When done right, meetings can be both valuable and energizing. The problem, however, is that they're often poorly managed with no real structure. Or worse, they're completely unnecessary.
Which is then incredibly draining for everyone involved. Especially given just how much time employees spend in these meetings, not to mention the impact it has on their productivity, morale, and general wellbeing.
For this reason, your teams should be regularly reviewing their meetings and deciding whether or not they're fit for purpose.
With our meeting optimization exercise.
This exercise can (and should) be used by the teams across your organization, in order to make efficient and effective use of everyone's time. It's also a great way to ensure that managers are reducing the amount of time their teams spend in meetings, without compromising on the meeting's quality.
What's needed for this meeting optimization exercise?
When establishing a team’s operating rhythm, it’s important to remember that different types of meetings require different approaches.
- Information sharing meetings are designed to keep everyone on the same page. They should be quick updates (around 30 minutes in length) and easy to absorb. They should also occur on a relatively frequent basis. Remember, they are not decision-making meetings.
- Problem solving meetings help get team members aligned on progress towards team goal accomplishment, and the actions needed to improve performance. They are also used to identify problems and come up with solutions. These meetings will typically benefit from structure.
- Decision making meetings. In these meetings, the information presented is critical, and pre-work is often advisable.
This exercise is an example of a problem solving meeting, with the purpose being to brainstorm ways to reduce the time and increase the quality of your meetings.
How does it work?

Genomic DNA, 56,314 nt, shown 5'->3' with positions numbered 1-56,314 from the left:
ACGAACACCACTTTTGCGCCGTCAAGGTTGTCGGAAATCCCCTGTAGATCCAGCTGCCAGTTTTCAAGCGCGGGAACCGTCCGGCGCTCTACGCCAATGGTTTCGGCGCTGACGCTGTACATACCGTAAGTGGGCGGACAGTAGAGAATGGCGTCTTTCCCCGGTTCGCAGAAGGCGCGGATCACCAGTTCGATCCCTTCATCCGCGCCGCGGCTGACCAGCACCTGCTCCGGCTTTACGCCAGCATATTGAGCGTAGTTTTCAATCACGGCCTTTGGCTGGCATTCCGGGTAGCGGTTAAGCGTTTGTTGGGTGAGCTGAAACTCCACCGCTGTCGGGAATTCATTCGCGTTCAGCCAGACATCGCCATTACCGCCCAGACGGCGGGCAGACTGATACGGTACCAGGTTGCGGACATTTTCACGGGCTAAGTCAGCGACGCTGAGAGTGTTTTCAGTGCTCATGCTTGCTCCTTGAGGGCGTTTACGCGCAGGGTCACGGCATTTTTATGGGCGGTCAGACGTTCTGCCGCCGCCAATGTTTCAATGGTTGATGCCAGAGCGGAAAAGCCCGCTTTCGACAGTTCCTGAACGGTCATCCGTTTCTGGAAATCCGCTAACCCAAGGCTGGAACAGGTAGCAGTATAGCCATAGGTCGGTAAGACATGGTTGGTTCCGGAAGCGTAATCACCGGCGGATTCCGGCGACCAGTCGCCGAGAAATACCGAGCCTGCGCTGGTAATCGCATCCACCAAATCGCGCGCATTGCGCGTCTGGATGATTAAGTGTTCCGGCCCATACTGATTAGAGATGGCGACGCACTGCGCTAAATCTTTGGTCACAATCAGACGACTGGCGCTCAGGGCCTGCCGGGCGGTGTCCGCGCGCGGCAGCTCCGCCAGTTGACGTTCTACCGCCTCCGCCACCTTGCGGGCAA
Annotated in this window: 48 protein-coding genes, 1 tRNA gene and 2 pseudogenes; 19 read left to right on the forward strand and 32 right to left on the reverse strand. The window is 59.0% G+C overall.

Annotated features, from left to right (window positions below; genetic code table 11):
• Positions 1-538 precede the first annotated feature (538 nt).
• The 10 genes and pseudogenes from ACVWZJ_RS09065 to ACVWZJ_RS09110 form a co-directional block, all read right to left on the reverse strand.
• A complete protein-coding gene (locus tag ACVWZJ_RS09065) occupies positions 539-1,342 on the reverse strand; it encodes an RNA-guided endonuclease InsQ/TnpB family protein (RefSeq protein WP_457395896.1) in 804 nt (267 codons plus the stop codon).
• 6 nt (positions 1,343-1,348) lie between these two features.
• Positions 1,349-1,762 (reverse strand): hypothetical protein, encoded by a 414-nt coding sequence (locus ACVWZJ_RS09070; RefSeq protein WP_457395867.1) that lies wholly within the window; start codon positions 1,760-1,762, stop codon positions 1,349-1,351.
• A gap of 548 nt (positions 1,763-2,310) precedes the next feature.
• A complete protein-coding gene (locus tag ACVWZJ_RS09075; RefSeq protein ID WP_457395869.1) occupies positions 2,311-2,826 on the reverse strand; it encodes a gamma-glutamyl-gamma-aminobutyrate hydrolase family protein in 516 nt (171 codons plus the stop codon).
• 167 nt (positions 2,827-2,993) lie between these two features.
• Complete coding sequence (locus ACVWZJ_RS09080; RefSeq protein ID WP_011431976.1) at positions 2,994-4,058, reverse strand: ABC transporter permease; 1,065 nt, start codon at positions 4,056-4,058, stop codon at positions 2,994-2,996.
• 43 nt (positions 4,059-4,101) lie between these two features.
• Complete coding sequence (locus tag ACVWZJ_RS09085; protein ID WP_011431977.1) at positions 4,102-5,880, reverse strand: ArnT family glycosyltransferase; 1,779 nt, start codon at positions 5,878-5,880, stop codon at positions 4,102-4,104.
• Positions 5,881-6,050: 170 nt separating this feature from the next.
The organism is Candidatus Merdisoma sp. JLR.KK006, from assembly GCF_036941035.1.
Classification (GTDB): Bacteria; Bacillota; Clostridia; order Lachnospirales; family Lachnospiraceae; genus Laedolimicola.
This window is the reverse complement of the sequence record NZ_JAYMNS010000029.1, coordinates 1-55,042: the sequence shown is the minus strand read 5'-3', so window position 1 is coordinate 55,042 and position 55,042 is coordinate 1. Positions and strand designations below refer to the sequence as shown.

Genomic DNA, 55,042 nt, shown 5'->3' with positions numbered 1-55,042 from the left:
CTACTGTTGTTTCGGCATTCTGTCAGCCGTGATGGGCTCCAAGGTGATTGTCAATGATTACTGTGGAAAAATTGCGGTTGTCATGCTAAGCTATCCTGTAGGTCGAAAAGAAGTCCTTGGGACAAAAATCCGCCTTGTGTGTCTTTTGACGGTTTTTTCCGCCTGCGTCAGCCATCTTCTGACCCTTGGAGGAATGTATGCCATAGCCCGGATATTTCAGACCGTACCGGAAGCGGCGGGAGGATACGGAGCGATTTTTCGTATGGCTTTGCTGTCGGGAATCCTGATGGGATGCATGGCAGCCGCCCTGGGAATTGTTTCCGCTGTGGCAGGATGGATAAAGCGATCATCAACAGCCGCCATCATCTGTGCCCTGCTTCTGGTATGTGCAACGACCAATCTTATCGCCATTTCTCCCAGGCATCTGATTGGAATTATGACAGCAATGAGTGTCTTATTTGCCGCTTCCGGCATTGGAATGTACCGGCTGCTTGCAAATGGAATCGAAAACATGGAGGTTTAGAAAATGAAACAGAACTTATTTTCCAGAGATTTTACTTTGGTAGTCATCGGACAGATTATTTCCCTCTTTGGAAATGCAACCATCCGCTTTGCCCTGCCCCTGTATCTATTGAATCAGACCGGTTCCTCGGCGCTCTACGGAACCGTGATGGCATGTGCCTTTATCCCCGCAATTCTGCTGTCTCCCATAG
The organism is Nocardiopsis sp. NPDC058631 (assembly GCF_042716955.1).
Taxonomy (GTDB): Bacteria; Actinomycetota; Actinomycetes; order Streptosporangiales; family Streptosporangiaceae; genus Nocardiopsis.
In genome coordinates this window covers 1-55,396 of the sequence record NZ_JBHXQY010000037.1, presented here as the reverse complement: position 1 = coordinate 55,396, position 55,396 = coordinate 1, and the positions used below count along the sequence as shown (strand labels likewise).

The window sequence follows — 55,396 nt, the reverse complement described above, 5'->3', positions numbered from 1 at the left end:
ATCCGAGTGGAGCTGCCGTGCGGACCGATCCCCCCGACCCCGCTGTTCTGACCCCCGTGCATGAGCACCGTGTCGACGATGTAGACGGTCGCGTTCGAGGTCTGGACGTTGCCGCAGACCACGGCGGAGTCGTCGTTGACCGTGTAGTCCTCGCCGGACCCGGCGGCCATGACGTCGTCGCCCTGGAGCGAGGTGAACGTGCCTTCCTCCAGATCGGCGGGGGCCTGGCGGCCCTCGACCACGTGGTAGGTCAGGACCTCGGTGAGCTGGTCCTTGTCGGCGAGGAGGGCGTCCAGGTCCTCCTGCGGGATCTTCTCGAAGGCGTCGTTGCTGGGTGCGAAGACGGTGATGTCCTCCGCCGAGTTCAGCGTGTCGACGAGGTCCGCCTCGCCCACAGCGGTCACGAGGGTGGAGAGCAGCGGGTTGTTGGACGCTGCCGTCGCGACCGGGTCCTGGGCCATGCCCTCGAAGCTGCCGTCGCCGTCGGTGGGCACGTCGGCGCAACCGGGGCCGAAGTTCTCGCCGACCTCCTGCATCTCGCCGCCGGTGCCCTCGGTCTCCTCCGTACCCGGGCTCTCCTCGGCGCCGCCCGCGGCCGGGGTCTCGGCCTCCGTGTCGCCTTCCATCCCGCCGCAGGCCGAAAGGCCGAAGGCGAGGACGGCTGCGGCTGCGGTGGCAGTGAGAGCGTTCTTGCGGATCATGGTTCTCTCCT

Managers should start by booking a meeting with their team. They’ll need roughly an hour. In this meeting they'll reflect on the different types of meetings they have, and discuss ways in which they could be improved.
This meeting can also be used to discuss the meeting norms (or ground rules) that will help make these team meetings more effective and impactful.
1. Set the scene
Managers should start by explaining the purpose of this meeting to their team members. Ultimately, it’s to establish an agreed upon set of rules governing team meetings, and help to determine the right meeting cadence going forward.
2. List out your current meetings
(Spend approximately five minutes doing this)
Create a post-it note, or a card if you’re using a tool like Saberr, for all of the regular or recurring meetings that take place within the team in a typical week or month.
The team should then add the time cost of the meeting, which can be calculated by multiplying the length of the meeting by the usual number of attendees. For example, if they have a one hour meeting with five people, the time cost will be five hours.
There should ultimately be three things on each card: the name/description of the meeting, the time cost, and the meeting owner (the person who requested it or usually chairs it).
If there is more than one of the same meeting in the same time period, they should be submitted as a single card. For example, if the team has a weekly catch up with five people for half an hour every Monday, then add that as a single card “Monday Standup”. When reviewing weekly meetings, the time cost for this would be 0.5 hours. If the time period being reviewed is monthly, then it will be ~2 hours.
3. Sort your post-its according to meeting type
Next, teams should sort their meetings according to whether the purpose of the meeting is:
Status updates, progress checks, presentations, panel debates, keynotes, and lectures are all examples of information sharing meetings.
The primary goal of these meetings is for speakers to share information with the attendees. This could be information about things such as the status of a project, upcoming changes, new products or techniques, or in-depth knowledge of a domain.
Meetings that require team members to come together to either agree on a course of action, or present options to a leader who will make the final call, are known as decision making meetings.